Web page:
Not that the two are alike. are, indeed, in most ways the antithesis of one another. Mr. Wilson is analytical, sardonic, a keen knife-edge of a man. He has made fun more than once of Mr. Roosevelt's knack of rushing in with a big stick before he quite knows whose head he ought to break with it. "I am told," said the President of Princeton a few years ago, "that as soon as Mr. Roosevelt thinks, he talks, a simultaneous miracle that is not, according to our education, the customary way of forming an opinion." In appearance Mr. Wilson is spare, wiry, professional. He scarcely looks Women call him
his fifty-five years. ugly until they hear him talk. His features are what would be described here as "typically American." expression in repose is hard and cynical. His mouth and chin are powerful, but harshly moulded; his eyes narrow and astigmatic, with a steely glint in them which suggests either grim determination or irony which bites, like acid on an etcher's plate.
There is nothing picturesque about him, nothing to touch the popular imagination save his honest wish, backed by solid character, to "give the people back their chance." Republican policy has been for fifty years, he asserts, too favorable to vested interests. He would not bear hardly upon vested interests; he is too wise for that. But he would keep the ring fairly for them and the public. He would stop underhand fighting. He would not let consumers be pillaged, as they have been by many of the Trusts. An arraignment of Corporation piracy by a scholar and historian rings more truly in the public ear than the voices of regular politicians. People are rather weary of machinemade politics. They like the idea of a
College President taking a hand, as Mr. Wilson did in New Jersey, and "seeing the bosses" with disastrous results to them.
Against his honesty and goodwill are set the fact that he is an amateur. He was once interrupted in a speech by this accusation. "Yes," he said, "that is too bad, isn't it?" He paused. The audience half smiled. "But I have one satisfaction," he went on, punching out the words as a machine in a ship-yard punches holes in steel-plates. fessional plays the game, you know, because it pays him. An amateur plays because he loves to play, and to win if he can by fair means in a fair field. I'm afraid I am only an amateur. But I'm having a most interesting time of it."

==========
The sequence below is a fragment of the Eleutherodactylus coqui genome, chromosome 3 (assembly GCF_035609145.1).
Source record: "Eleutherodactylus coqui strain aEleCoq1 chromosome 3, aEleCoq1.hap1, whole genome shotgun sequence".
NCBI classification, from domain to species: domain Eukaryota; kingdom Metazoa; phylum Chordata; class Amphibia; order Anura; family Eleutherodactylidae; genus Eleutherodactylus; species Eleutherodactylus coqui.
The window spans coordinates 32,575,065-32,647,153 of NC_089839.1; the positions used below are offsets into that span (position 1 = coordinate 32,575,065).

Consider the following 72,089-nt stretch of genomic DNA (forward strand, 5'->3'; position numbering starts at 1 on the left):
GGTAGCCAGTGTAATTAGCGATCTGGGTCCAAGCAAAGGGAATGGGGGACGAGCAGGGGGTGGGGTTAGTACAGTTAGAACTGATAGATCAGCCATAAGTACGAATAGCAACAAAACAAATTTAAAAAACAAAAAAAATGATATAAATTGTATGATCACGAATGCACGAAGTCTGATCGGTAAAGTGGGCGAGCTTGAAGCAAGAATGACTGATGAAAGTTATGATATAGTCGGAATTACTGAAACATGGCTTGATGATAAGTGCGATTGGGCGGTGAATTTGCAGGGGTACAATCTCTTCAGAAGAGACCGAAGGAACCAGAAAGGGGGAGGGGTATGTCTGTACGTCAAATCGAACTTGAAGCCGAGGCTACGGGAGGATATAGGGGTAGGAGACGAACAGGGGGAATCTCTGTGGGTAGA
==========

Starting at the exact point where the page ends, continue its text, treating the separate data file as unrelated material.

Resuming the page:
Another taunt, "the student in politics," is too ill-founded to do him much harm. He has never had the student's type of mind. "I am not an educator," he objected soon after he became President of Princeton. "I despise the mere accumulation of knowledge. want our students to feel the formative influence of the University in their lives. I want to make them good citizens." No student spoke there, but a man of the great world, seeing beyond the class-room and the library, asking of the lecture and the printed book not "what facts can you tell us?" but "how can you help us to live?"
That is the link between him and Mr. Roosevelt. They are Realists both. Names do not satisfy them. Words are nothing unless action follows. the other hand, neither Roosevelt nor Woodrow Wilson are men of ideas. They may seem to be because they assimilate and give forth so promptly other people's ideas. But this is merely the quickness of the mind deceiving the eye. The difference between them in this matter is that Mr. Roosevelt takes up an idea upon his own judgment of its merits. The test
for him is, Does it appeal to me? Mr. Wilson is more cautious. He asks, Does it seem to be going well? Has it been tried anywhere and proved a workable proposition?
Yet on one question Mr. Wilson has spoken out plainly, while Mr. Roosevelt has never made his position clear. That is the question of Tariff. Above all others, this is likely to be the battle-ground for the "Presidential." Nothing short of a wave of prosperity can check the growing desire in the United States for cheaper raw materials. The Democrats carried the House of Representatives by promising reductions of duty. Faithful to their pledges, they passed three Tariff Bills-the Wool Bill, the Cotton Bill, and the Farmers' Free List Bill. President Taft killed them all with his power of veto. They were quack remedies, he urged. They would disorganize vast industries, employing huge capital and enormous numbers of workpeople. The Republicans applauded his "words of wisdom." The Democrats declared he was protecting the interests which gave him his power. The Insurgents looked sadly on.
Upon those who had no decided views either way Mr. Taft's energetic action made a good impression. His "stock had sunk low" because he had done nothing. As soon as he asserted himself he began to be talked about again; and in a democracy anyone can aspire to anything who can manage to keep his name on voters' tongues. But hard upon this rise in Mr. Taft's popularity came the result of the Canadian election and the defeat of his Reciprocity plan. That, in a country where nothing succeeds like success, was a crushing blow. The platform on which he meant to stand was broken beneath him. Nothing remains but a scrapheap of splintered hopes. Mr. Taft will be nominated as the Republican candidate-that seems certain. But